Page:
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2 Responses to Leaving a Relationship: The Easy Way Out? | Huffington Post

  1. Bruce Taylor July 9, 2011 at 5:51 pm #

    Jake, I think you have hit on something that operates in the background of many relationships — certainly for me in my past. And that is fear. Fear of committing fully to the relationship is one aspect. And when we fear making (and speaking the language of…) fully committed relationships, we hold back, we withhold communication, we hedge our bets. And it leaves us feeling just as we might expect if we were conscious of it — incomplete, dissatisfied. And, humans being humans, we tend to deflect our dissatisfaction outside of ourselves — usually at the other person in the relationship. We don’t take the responsibility of our own lack of commitment. Pretty quickly, the “difficult relationship” is the other person’s “fault.” “She’s always trying to control me and make me responsible for how she feels.” The facts of the ground may be quite different — she may indeed be poorly articulating it, but perhaps she is as authentically as she may know how (most of us don’t have good skills as this)expressing to him how his withdrawal and non- or incomplete communications leaves her feeling. This is a fair and right thing for one person to express to another in a relationship: “This is what you have done or said, and this is now it leaves me feeling.”

    A second part of fear in relationship is the fear that “Maybe I’ve made a mistake; maybe I could have done better. Maybe I want to make sure that I can give myself an ‘out’ rather than deal with dealing with another as openly and authentically as possible. This fear also leads us to be withdrawn in the relationship, not contributing fully to it.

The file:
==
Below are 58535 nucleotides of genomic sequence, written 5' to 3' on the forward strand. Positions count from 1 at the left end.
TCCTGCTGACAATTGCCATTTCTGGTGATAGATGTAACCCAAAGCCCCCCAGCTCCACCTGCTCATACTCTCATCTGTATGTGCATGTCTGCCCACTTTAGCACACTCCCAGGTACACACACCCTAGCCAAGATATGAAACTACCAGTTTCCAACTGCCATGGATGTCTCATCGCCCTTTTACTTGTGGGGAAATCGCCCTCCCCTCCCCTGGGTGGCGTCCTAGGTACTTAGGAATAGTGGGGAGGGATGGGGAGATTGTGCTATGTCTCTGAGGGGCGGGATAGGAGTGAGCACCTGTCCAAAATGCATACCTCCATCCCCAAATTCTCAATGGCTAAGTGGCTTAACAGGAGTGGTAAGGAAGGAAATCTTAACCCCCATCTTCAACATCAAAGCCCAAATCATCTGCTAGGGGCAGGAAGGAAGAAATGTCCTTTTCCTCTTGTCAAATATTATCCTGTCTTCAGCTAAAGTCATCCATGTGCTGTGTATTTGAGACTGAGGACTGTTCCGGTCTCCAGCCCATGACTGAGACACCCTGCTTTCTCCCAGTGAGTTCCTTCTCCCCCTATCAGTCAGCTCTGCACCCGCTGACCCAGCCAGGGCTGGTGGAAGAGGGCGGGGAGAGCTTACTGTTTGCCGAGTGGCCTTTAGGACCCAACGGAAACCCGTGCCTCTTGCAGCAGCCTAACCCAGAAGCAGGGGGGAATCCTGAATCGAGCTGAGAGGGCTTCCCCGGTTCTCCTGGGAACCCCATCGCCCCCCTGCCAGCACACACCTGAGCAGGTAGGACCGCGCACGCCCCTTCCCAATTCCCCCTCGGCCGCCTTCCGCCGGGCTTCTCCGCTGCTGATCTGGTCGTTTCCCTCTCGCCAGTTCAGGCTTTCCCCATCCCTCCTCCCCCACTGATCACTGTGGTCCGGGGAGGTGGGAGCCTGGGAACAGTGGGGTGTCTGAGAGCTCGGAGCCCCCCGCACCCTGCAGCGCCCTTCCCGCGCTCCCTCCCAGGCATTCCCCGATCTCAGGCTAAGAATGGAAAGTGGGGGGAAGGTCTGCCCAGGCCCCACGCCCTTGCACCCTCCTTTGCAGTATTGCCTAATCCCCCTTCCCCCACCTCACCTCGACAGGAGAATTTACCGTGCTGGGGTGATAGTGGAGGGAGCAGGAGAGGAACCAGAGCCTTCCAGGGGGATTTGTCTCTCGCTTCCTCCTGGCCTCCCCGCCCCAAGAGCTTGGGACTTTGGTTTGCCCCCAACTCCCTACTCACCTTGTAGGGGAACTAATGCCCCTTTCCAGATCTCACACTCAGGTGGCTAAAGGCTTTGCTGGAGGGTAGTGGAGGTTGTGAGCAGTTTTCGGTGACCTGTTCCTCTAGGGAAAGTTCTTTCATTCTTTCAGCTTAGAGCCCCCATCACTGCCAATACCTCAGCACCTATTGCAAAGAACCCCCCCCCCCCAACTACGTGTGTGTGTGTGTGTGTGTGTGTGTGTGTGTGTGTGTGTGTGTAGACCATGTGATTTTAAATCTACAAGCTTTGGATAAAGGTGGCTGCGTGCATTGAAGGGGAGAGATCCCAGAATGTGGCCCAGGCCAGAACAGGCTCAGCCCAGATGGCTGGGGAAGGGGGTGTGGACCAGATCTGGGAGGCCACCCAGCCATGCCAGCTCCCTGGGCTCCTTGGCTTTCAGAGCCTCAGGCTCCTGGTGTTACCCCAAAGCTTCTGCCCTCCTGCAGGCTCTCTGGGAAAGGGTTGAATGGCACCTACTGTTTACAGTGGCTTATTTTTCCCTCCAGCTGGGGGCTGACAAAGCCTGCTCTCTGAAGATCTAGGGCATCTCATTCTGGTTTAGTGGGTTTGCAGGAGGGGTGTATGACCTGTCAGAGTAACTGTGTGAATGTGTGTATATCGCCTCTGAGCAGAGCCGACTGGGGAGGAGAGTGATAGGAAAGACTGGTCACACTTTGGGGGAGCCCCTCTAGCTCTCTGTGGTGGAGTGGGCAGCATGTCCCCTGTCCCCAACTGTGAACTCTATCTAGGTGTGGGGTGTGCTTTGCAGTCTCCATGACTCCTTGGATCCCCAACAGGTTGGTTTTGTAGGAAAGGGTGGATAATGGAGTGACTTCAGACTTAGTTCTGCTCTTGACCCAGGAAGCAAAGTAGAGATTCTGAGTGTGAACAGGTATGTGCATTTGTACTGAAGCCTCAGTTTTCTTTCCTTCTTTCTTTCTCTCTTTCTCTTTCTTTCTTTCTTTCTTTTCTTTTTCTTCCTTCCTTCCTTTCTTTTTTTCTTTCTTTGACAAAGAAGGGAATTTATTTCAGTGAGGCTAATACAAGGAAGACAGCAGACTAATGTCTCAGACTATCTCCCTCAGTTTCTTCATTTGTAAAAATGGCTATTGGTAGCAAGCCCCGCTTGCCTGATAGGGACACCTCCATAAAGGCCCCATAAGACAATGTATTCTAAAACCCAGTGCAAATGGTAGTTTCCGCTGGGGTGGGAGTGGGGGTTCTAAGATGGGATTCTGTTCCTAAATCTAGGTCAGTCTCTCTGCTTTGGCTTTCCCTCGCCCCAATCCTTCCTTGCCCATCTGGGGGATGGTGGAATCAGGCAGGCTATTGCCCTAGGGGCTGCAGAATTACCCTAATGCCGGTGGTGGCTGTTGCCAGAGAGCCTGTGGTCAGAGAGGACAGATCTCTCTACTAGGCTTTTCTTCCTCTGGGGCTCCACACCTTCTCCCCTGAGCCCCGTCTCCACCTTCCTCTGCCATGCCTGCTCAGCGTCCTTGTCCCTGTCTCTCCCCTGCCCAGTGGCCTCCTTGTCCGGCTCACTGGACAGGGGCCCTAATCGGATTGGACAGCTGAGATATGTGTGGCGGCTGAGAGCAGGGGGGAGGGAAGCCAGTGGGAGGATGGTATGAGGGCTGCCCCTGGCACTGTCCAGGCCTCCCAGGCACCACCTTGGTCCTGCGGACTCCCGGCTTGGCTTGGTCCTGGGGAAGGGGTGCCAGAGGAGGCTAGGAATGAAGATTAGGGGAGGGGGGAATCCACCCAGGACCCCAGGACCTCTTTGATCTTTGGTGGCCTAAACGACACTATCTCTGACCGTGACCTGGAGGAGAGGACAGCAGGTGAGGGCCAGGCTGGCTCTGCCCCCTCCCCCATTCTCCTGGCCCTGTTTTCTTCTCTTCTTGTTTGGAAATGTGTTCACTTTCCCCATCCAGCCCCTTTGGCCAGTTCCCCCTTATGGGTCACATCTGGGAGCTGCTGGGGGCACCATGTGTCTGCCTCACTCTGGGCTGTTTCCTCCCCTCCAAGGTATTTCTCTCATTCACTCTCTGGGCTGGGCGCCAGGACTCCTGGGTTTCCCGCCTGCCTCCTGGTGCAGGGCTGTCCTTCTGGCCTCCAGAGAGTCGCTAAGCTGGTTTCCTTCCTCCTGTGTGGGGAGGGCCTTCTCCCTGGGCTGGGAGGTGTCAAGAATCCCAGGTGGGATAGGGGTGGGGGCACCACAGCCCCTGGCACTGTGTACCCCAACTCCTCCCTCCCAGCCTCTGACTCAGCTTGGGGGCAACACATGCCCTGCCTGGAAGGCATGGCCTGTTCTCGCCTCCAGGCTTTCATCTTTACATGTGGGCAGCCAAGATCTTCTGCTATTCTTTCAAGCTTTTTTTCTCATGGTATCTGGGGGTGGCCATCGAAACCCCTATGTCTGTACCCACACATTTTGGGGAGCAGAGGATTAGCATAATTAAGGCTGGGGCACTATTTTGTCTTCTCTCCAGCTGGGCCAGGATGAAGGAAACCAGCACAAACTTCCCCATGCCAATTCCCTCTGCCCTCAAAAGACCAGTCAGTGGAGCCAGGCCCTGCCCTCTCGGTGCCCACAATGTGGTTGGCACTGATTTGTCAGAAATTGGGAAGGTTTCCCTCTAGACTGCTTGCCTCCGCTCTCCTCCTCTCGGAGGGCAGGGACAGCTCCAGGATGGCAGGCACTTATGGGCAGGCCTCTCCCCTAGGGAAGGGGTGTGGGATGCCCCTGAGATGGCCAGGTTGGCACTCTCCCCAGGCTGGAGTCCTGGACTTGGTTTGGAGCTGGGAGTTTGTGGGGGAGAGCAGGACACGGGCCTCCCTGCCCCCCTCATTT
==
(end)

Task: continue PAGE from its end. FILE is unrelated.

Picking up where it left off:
I have found it useful for me in my relationships (and at 64 I am in what is the most complete and fullfilling relationship of my life — a slightly late bloomer?) when they are off kilter is to look hard at who I am being in the relationship. Am I being fully available, without fear? If I am experiencing fear and dissatisfaction, am I able to express it, or do I stuff it down? Is there anything that I need to either put into or take out of the conversation that will matter? What I have discovered is that my life is very hard when I am in resistance to my relationship (and we can all find things in another to resist). When I stop the resistance, and fully put myself into the relationship, suddenly possibilities open up that simply were not present before. The constant complaints and fault-finding that were present in the relationship a day ago no longer are barriers to intimacy in communication. Life is hard enough without our adding in our own fear of commitment. If, however, we are not able to work through our fear, then we must withdraw from the relationship before we cause real harm to another.

  2. Kevin June 4, 2017 at 1:30 pm #

    This gave me lots of clarity and not to give up on my relationship and take the easy way out which in the long run would hurt me more.